Hollow stems in the Nimonic-steel valves contained salts that accelerated their internal transfer of heat away from the head to the stem and thence to the valve-guide. Extraction of heat from the exhaust-valve seat was significantly improved by tiny drillings that allowed water to circulate through the metal around the seats. A system patented by Porsche, this had its own pipework taking 10% of the water-pump output.
2-coaxial coil springs closed the valves, which were opened by inverted-cup-type tappets. Twin camshafts in each aluminum head were driven by a train of gears from the crank nose. Turned by an idler above the crank nose, the first half-speed spur gear for each cylinder bank also drove a water pump mounted on the face of the PO1’s front cover. Both rotating clockwise, the pumps delivered coolant to the centre of the vee to a manifold cast into the cylinder block, and to the previously-mounted exhaust-seat cooling system. Water flowed back along the cylinder liners, up past the exhaust valves and out through passages on the inlet side of the head. Magnesium was used for the pipes to the water pumps and from the heads.
Also mounted on the front cover were the scavenge and pressure oil pumps. These were placed at the front instead of in the increasingly-popular side-mounted location, as pioneered by Cosworth’s Ford V8, in order to meet the objective of a narrow crankcase that would offer minimum obstruction to an underbody venturi. Tunnels along the sides of the sump casting collected oil flung from the crankshaft and fed it to the scavenge pumps, the pressure oil feed to the crankshaft was through the nose of the crank, as had been Porsche´s racing practice since the type 753 flat 8.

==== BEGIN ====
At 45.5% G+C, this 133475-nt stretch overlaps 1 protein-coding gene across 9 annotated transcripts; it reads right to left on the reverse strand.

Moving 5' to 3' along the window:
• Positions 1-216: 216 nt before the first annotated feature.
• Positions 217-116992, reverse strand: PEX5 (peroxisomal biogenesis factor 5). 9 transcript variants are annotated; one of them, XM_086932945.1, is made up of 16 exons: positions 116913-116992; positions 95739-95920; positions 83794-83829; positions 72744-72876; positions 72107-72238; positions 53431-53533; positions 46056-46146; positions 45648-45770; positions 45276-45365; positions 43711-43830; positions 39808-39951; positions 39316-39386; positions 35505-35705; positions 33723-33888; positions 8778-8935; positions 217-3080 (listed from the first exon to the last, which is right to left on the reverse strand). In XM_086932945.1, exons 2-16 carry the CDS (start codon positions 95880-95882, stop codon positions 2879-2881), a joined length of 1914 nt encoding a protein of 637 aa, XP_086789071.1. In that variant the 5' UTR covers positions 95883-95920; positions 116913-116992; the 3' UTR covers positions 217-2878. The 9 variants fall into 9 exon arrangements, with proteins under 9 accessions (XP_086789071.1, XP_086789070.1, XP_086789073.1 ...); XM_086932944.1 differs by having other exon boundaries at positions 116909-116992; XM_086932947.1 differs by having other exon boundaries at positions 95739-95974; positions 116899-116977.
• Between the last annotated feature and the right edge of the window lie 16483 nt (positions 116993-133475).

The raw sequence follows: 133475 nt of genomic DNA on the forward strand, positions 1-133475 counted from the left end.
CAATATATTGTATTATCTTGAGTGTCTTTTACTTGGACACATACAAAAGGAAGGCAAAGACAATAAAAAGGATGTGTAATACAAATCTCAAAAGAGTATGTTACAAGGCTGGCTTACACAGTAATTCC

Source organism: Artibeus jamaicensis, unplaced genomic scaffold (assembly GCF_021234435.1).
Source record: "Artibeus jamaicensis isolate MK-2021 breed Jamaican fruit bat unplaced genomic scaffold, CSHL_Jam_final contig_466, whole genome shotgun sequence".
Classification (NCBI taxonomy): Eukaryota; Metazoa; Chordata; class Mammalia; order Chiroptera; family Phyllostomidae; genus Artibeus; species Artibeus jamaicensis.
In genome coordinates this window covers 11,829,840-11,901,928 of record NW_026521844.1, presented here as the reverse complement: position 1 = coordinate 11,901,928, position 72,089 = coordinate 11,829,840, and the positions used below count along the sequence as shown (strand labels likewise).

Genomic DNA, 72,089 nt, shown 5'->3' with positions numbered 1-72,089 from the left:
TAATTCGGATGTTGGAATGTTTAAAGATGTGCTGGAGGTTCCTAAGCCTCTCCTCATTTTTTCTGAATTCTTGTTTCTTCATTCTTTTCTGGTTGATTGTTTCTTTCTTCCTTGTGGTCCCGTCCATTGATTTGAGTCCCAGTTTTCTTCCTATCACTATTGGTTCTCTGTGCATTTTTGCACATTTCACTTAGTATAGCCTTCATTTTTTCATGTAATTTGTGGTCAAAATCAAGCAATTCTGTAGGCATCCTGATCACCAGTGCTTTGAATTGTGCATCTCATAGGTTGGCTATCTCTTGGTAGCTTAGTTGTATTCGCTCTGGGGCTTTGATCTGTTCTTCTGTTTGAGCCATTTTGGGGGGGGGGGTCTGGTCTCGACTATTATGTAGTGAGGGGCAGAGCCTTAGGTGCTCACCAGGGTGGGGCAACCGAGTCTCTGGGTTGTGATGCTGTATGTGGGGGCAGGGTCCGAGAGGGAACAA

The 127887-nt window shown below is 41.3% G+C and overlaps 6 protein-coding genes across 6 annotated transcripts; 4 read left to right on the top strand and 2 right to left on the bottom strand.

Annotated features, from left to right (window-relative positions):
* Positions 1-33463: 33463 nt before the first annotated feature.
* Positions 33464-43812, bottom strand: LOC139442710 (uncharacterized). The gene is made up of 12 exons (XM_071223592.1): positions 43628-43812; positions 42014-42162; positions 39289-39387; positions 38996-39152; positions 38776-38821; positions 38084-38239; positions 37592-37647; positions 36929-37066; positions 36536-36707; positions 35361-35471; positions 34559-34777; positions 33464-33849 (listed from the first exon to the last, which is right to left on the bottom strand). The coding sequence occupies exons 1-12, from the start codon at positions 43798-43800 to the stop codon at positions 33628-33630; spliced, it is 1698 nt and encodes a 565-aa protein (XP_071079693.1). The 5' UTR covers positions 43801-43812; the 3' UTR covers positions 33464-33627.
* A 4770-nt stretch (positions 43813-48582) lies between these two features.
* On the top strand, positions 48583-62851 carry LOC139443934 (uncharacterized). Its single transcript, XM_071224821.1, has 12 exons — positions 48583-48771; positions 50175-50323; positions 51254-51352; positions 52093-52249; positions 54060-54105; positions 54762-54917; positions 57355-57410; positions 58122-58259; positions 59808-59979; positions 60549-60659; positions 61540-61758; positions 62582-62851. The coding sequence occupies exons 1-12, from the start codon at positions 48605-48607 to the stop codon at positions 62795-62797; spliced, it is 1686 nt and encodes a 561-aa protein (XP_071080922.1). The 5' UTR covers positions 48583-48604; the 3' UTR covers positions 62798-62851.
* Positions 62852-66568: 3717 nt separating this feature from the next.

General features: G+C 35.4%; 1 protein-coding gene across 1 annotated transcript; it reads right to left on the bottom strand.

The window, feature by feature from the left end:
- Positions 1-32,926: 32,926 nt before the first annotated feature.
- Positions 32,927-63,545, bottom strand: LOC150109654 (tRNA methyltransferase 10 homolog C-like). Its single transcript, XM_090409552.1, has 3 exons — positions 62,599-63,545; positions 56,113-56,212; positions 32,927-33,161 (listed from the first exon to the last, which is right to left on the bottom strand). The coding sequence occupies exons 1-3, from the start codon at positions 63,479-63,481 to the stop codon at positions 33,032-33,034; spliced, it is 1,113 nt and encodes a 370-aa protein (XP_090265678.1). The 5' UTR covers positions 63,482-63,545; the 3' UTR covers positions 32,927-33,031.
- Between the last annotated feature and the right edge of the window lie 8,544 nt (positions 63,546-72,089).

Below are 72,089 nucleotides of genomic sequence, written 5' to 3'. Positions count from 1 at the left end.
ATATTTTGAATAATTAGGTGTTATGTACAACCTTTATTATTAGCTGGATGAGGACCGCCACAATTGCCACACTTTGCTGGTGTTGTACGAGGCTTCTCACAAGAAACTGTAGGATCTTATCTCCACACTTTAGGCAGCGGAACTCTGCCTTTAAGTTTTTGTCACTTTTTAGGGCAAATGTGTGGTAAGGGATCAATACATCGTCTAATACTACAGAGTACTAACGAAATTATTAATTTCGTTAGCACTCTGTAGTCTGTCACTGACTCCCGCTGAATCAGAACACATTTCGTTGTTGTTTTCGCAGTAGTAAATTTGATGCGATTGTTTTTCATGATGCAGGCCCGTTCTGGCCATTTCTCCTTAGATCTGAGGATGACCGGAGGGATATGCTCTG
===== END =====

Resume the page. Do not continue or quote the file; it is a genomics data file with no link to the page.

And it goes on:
Made by Alfig Keesler, the nitride-steel crankshaft had the straightforward layout of 4-main bearings and 3-rod throws – with side-by-side rods – that was pioneered for the racing V6 engine by Carlo Chiti’s 1961 120 degree vee Ferrari. Fully counterbalanced, it was carried in Clyco thin-wall lead-bronze bearings, as also used for the rod big-ends.